Topic: Rising Cases of Eating Disorders
Question: I've heard a lot about weight gain and problems with eating since the start of the COVID-19 pandemic. Are more people struggling with eating disorders now as a result?
Stephen Wonderlich, Ph.D.
Vice-President for Research, Sanford Research
Chester Fritz Distinguished Professor, University of North Dakota School of Medicine and Health Sciences
Since the start of the COVID-19 pandemic, national organizations are reporting almost double the amount of calls from people seeking help for eating disorder related concerns. Locally, mental health treatment facilities are seeing an increase in patients seeking help for eating disorders and are running waitlists for services. Even in the first few months of 2021, there have been a tremendous number of individuals seeking treatment for eating disorder related concerns, which is not like anything I’ve seen in over 30 years of working in this area.
While we are still learning about the current surge, evidence suggests that these are not all new cases of eating disorders, meaning that many people did not suddenly develop an eating disorder because of the COVID-19 pandemic. Instead, we are seeing a rise in eating-related problems from individuals who were already struggling with an eating disorder. So, it could be that a large number of people who have recovered from their eating disorder are having relapse problems, or that people who have struggled with a low-level eating disorder are now having a lot more trouble coping.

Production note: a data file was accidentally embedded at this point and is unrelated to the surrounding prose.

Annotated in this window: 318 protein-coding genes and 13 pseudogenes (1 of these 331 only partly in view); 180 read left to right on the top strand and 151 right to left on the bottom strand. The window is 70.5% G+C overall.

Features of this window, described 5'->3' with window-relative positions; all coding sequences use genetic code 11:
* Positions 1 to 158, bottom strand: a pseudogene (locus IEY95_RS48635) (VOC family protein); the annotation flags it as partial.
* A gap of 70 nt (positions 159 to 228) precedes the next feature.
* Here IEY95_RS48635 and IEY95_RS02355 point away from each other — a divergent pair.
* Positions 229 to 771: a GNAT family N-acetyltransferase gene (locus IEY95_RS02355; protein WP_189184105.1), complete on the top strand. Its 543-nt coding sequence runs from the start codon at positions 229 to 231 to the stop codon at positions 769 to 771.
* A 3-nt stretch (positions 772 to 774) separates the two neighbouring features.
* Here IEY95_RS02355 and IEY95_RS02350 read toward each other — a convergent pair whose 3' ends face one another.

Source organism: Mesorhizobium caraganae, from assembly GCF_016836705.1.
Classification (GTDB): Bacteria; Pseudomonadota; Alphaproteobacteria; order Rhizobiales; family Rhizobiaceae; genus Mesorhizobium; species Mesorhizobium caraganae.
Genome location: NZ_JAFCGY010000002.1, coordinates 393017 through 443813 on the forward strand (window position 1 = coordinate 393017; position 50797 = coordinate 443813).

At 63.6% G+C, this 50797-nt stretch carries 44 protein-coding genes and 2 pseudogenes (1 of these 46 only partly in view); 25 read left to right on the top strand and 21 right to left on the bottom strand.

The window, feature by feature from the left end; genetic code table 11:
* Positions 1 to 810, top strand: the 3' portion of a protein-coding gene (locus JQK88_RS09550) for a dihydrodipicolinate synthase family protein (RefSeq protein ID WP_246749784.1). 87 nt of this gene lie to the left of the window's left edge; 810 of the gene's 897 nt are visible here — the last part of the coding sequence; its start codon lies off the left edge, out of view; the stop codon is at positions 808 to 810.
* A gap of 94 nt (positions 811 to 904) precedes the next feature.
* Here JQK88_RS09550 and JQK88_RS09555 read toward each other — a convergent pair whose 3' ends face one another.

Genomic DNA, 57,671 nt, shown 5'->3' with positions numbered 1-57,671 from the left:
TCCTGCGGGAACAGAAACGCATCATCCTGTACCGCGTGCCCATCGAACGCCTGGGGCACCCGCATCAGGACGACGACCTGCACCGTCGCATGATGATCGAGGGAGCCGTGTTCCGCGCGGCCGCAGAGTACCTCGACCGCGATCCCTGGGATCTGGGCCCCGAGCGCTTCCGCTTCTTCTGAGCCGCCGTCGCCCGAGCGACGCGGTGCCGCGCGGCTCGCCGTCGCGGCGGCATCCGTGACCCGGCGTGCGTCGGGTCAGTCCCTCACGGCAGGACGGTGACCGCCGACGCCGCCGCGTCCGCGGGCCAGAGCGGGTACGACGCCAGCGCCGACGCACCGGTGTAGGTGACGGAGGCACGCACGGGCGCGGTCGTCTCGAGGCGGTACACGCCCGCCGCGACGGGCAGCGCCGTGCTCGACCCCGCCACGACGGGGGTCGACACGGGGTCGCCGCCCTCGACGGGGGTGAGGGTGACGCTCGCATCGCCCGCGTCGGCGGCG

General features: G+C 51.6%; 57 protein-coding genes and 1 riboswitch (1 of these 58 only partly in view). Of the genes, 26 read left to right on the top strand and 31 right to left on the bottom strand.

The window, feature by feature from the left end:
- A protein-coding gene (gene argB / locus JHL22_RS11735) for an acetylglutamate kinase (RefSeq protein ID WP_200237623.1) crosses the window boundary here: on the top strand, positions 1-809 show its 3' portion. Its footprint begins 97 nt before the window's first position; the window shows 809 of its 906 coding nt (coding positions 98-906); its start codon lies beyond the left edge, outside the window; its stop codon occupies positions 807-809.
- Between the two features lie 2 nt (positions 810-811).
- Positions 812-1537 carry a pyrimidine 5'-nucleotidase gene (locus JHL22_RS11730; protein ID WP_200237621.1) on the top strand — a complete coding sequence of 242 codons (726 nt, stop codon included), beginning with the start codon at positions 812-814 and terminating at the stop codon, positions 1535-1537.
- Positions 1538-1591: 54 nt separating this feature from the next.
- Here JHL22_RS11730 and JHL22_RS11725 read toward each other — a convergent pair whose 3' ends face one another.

In terms of why people might be experiencing more eating disorder related symptoms right now - it’s important to know that the pandemic has significanlty derailed ways of effectively coping with symptoms. Many of the options that people might have relied on, such as going to the grocery store, restaurants, and the gym, have changed. Additionally, increased social isolation has challenged people’s fundamental psychological stability. We have a good deal of research suggesting that people engage in eating disorder behaviors, such as binge eating, in the evenings and on the weekends. Perhaps those were originally times characterized by increased loneliness or greater access to food. Now, as a result of the pandemic, I think those vulnerable times have been exponentially increased.